TALLAHASSEE - Up to $5 million a year would be set aside for broadband services that would accompany controversial highway corridors planned from Southwest Florida to the Georgia border, under bills ready to go to the full House and Senate.
With little comment, the Senate Appropriations Committee on Thursday approved a proposal (SB 1166) that would shift broadband policy responsibilities from the Department of Management Services to the Department of Economic Opportunity.
With the shift, a new Florida Office of Broadband would be created to develop, market and promote broadband.
The bill, sponsored by Rep. Ben Albritton, R-Wauchula, also would require the Department of Transportation, starting in the 2022-2023 fiscal year, to fund projects that assist in the development of broadband infrastructure within or adjacent to three proposed toll-road corridors.
A similar measure (HB 969), filed by Rep. Brad Drake, R-Eucheeanna, has cleared three committees without opposition and can be taken up by the House.
Lawmakers last year approved a plan aimed at extending the Suncoast Parkway from the Tampa Bay area to the Georgia border, building a toll road from Polk County to Collier County and extending Florida’s Turnpike west from Wildwood to connect with the Suncoast Parkway.
Senate President Bill Galvano, a Bradenton Republican who has been the key backer of the projects, has repeatedly stressed that they would involve infrastructure, such as broadband, in addition to toll roads.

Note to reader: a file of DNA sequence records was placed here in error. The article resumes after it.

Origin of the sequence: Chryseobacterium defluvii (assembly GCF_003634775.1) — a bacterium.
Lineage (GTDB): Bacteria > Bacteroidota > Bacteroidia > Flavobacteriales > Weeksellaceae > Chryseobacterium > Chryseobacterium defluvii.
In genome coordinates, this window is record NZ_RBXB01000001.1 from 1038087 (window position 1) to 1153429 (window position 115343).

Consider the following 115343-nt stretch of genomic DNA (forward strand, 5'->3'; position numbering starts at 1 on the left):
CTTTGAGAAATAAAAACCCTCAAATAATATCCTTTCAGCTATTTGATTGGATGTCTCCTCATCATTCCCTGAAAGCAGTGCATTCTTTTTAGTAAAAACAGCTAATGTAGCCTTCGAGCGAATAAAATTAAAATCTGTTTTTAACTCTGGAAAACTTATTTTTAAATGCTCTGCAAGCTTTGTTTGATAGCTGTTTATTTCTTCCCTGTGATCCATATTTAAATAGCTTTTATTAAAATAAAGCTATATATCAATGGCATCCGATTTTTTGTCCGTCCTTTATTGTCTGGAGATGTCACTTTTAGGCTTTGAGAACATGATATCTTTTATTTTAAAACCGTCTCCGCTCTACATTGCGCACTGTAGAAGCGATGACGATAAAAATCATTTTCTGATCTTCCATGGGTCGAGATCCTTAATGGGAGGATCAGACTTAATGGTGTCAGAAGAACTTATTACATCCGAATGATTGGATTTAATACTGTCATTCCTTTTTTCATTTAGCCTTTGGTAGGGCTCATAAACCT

About $112 million for the projects is expected to be included in the Department of Transportation’s work program next fiscal year.
Opponents of the roads have repeatedly warned the new roads would cause Broward County-style sprawl for people who want to live in small communities and will devastate already-endangered wildlife. Nobody contested the broadband proposal on Thursday.
The Department of Transportation last week released graphics indicating areas that the corridors would avoid, including spring heads, cemeteries, tribal lands, land acquired through the Florida Forever program, high-risk coastal areas, state forests and parks, wildlife refuges, airports, hospitals, prisons and military bases. For the Southwest corridor, the state said the road wouldn’t impact the Everglades and Big Cypress National Preserve.
“I am confident that the avoidance graphic articulates our promise to protect and preserve Florida’s environment, while also planning for the state’s inevitable future growth,” transportation Secretary Kevin Thibault said in a prepared statement.
The corridors, which received first-year funding of $45 million during the 2019 session, have been promoted as providing more emergency evacuation options, along with handling the state’s expanding population.
Annual funding is projected to reach $140 million by 2023 and to continue through 2030, totaling $1.1 billion. Critics contend the cost estimates are low.
In addition to the broadband funding, the Senate Appropriations Committee on Thursday backed a proposal (SB 7020) to design and construct emergency staging areas as part of the state turnpike system. The bill would require the Department of Transportation to give priority consideration to placement of such staging areas in counties with populations of 200,000 or less in which the proposed toll roads are located.